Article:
Let's set the record straight, for in 2010 we will begin to see some clear lines (are they battle lines) drawn when it comes to "face to face" communications over the Internet.
A post yesterday about Google's Video Chat got me thinking, and as someone who is very much into both branding and operation definitions, the time has come to really expand upon the approach I first took when SightSpeed was my agency's client (right up and through their acquisition by Logitech.)
When we were advising SightSpeed one of the core points we always set out to make was the fact that the offered "video conferencing." That meant they were delivering the highest quality available (media always recognized this in reviews) and were into delivering an all software based multi-party experience. Former CEO Peter Csathy would go to great lengths to extoll the nature of their video quality, tossing words like "pristine" around the way I open wine bottles (with great frequency and regularity), and to date, the only company to really match the level of SightSpeed's "pristine" on screen look is Skype.
Now, let's go into the lesson:
Cisco coined the term Telepresence because it wanted to separate the perception of what was poor video conferencing from the rest of the pack. That was a branding technique to own the space. Quickly others followed suit (HP with Halo, Vidyo, Tandberg, Lifesize) with their own versions of "telepresence." But let's not get confused. These are video conferencing solutions while services like TokBox, Yahoo Messenger with Video and others of their ilk are really video chat as their experience is not on par with any of the real "video conferencing" solutions. So, while many of the Flash video based services like to say they offer Video Conferencing, about the only thing they have in common is "video." And that's where Google's offering is TODAY. They use a combination of video from Vidyo and audio from client Global IP Solutions (GIPS)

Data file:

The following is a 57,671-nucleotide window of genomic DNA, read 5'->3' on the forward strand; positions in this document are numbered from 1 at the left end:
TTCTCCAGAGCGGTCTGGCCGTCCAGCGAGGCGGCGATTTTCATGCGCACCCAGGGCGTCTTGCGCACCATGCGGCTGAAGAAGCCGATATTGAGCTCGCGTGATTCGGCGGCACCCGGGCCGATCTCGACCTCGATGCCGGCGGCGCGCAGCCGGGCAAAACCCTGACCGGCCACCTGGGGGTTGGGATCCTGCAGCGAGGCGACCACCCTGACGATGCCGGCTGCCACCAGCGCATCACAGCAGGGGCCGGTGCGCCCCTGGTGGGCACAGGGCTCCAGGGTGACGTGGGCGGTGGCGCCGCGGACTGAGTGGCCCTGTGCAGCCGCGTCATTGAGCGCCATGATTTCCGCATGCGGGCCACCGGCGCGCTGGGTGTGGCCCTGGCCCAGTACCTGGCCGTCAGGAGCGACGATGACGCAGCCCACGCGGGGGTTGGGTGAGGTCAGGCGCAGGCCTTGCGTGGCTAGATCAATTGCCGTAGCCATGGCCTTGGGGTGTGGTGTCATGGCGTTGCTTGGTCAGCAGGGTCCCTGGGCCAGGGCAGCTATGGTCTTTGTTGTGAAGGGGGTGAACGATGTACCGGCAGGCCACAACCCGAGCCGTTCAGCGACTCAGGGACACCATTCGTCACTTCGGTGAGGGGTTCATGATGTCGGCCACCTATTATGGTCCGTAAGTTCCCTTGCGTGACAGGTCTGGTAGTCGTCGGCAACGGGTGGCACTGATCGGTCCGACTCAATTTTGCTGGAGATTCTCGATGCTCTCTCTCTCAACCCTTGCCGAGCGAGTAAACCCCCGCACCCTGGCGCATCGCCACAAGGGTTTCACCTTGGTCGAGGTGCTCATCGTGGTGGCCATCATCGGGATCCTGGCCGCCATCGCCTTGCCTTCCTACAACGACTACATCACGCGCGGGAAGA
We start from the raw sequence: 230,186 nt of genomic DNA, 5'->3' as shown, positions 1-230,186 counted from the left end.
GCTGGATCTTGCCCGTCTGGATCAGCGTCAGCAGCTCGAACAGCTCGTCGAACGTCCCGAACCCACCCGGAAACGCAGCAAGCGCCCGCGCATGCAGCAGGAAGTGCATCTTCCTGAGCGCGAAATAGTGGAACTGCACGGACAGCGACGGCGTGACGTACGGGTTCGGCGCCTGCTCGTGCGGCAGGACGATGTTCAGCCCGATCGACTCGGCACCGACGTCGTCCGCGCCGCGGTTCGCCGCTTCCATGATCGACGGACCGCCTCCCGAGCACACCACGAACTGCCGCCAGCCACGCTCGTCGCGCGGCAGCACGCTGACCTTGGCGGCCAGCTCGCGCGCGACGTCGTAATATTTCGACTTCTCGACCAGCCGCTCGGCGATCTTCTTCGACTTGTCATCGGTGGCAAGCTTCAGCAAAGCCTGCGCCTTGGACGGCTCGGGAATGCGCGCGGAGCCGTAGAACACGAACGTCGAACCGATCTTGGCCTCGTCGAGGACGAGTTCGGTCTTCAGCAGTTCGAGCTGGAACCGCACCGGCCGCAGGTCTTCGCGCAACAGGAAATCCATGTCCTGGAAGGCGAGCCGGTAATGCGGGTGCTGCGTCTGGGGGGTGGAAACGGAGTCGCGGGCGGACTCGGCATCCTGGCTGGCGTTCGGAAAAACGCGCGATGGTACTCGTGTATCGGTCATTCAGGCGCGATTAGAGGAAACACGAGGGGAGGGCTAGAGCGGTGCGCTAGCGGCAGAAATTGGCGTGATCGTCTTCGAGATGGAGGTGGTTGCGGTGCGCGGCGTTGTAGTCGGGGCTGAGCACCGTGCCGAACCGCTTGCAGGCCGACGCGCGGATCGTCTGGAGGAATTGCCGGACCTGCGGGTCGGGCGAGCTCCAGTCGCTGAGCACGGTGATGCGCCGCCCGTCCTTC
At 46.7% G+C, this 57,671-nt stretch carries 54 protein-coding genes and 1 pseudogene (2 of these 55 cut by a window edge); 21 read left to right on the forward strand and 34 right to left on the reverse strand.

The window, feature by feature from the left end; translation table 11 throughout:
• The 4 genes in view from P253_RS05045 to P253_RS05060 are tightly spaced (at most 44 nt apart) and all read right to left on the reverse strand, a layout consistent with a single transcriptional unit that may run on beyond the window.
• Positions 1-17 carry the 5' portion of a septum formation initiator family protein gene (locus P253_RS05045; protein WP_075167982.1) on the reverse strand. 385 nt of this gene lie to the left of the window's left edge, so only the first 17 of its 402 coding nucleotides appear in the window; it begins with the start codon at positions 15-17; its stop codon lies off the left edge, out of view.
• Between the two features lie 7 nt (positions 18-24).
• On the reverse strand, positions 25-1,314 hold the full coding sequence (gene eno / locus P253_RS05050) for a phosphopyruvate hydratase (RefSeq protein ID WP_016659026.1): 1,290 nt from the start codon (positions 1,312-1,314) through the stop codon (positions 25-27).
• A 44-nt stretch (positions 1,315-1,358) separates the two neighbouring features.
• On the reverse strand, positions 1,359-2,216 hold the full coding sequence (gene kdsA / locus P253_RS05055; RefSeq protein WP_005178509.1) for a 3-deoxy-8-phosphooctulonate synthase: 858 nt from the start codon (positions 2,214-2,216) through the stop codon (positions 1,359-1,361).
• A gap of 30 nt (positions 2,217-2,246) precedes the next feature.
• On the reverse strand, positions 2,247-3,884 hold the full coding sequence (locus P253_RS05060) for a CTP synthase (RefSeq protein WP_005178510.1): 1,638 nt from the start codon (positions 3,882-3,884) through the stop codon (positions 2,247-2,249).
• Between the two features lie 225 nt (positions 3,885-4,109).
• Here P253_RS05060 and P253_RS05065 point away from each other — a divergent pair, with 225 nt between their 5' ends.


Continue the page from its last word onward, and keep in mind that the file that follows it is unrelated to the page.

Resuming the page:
Now, let's look at 2010. Video communications in the home and the office will be very different in the next decade. First I fully expect that we'll see embedded webcams in widescreen TV's by the end of the new year. Before that I fully expect that we'll see webcams that interoperate with these widescreen television monitors and I wouldn't be surprised if at least one of the major video chat/conferencing companies starts to work with one or more of the major electronic giants.
Looking a little farther down the road, I'd also expect that the likes of SightSpeed, Skype and others will interoperate with the room based systems very shortly. It's too logical. When you think of the millions of end points that both Skype and SightSpeed already have (not to mention ooVoo) you have to quickly see the roadmaps that Cisco (acquiring Tandberg) and Logitech (acquiring LifeSize) are on. Only someone who can't see would miss the obvious. The lines between video chat and video conferencing are starting to be drawn and the markets identified.
If the last ten years was the decade of the growth of Voice over IP, the next one will be for Video over IP...and now you know why I named this blog VoIPWatch.